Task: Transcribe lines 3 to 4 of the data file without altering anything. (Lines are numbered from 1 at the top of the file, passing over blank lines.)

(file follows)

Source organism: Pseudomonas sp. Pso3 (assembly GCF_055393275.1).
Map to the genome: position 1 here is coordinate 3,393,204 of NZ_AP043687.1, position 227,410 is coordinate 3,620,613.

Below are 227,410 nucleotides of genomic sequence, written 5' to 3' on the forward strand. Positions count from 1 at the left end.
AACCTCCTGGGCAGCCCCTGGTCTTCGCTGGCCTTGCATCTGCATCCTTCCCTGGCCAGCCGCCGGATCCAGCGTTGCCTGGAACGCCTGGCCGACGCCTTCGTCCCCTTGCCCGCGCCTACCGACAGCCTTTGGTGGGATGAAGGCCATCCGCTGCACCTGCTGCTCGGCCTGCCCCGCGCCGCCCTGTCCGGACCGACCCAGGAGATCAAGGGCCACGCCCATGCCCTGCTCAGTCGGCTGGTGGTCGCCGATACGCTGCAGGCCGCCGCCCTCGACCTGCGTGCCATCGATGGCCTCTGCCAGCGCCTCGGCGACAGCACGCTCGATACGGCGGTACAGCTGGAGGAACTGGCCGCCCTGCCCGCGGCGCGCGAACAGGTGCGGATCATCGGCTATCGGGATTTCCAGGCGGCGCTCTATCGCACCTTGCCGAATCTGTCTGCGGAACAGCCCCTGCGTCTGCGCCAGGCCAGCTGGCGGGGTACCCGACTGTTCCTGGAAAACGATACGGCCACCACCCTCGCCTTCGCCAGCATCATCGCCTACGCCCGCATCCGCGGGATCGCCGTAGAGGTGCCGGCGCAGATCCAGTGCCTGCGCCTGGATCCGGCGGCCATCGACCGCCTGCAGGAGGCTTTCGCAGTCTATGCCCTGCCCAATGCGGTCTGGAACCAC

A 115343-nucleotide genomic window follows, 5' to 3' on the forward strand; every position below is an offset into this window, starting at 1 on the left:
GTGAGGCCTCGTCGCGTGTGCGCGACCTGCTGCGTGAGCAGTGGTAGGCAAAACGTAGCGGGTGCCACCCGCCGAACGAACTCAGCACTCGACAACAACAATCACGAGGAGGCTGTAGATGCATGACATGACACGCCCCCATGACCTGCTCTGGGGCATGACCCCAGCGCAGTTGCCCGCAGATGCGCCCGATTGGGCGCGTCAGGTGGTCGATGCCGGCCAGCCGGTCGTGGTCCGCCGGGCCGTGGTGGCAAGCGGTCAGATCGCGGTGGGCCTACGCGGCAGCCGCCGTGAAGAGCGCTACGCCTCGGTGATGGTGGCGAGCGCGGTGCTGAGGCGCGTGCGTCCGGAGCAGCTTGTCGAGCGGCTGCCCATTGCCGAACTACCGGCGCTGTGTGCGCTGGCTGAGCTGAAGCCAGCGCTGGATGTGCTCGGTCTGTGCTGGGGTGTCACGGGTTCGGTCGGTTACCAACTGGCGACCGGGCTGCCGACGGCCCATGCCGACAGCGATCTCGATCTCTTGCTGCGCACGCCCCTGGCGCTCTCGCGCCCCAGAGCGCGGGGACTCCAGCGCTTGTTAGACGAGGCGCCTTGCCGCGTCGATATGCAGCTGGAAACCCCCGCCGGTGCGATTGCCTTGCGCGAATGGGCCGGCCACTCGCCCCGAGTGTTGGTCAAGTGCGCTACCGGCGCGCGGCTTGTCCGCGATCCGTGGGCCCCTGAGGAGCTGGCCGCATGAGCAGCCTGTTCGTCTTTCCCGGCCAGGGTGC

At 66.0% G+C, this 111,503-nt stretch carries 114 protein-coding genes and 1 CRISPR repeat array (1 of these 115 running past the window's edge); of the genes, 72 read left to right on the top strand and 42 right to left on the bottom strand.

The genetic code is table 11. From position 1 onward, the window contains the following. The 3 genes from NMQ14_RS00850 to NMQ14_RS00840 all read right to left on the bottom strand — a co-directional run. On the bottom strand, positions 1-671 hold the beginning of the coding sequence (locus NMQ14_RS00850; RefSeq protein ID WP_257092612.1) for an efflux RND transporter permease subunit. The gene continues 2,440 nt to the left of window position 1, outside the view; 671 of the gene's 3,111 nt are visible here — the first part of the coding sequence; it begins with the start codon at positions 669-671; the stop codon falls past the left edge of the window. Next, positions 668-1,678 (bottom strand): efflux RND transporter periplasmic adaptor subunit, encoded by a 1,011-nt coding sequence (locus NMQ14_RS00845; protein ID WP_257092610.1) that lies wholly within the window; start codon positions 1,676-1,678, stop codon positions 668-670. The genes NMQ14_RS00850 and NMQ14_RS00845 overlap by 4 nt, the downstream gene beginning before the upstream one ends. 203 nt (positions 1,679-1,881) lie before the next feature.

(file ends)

Below are 227,410 nucleotides of genomic sequence, written 5' to 3' on the forward strand. Positions count from 1 at the left end.
AACCTCCTGGGCAGCCCCTGGTCTTCGCTGGCCTTGCATCTGCATCCTTCCCTGGCCAGCCGCCGGATCCAGCGTTGCCTGGAACGCCTGGCCGACGCCTTCGTCCCCTTGCCCGCGCCTACCGACAGCCTTTGGTGGGATGAAGGCCATCCGCTGCACCTGCTGCTCGGCCTGCCCCGCGCCGCCCTGTCCGGACCGACCCAGGAGATCAAGGGCCACGCCCATGCCCTGCTCAGTCGGCTGGTGGTCGCCGATACGCTGCAGGCCGCCGCCCTCGACCTGCGTGCCATCGATGGCCTCTGCCAGCGCCTCGGCGACAGCACGCTCGATACGGCGGTACAGCTGGAGGAACTGGCCGCCCTGCCCGCGGCGCGCGAACAGGTGCGGATCATCGGCTATCGGGATTTCCAGGCGGCGCTCTATCGCACCTTGCCGAATCTGTCTGCGGAACAGCCCCTGCGTCTGCGCCAGGCCAGCTGGCGGGGTACCCGACTGTTCCTGGAAAACGATACGGCCACCACCCTCGCCTTCGCCAGCATCATCGCCTACGCCCGCATCCGCGGGATCGCCGTAGAGGTGCCGGCGCAGATCCAGTGCCTGCGCCTGGATCCGGCGGCCATCGACCGCCTGCAGGAGGCTTTCGCAGTCTATGCCCTGCCCAATGCGGTCTGGAACCAC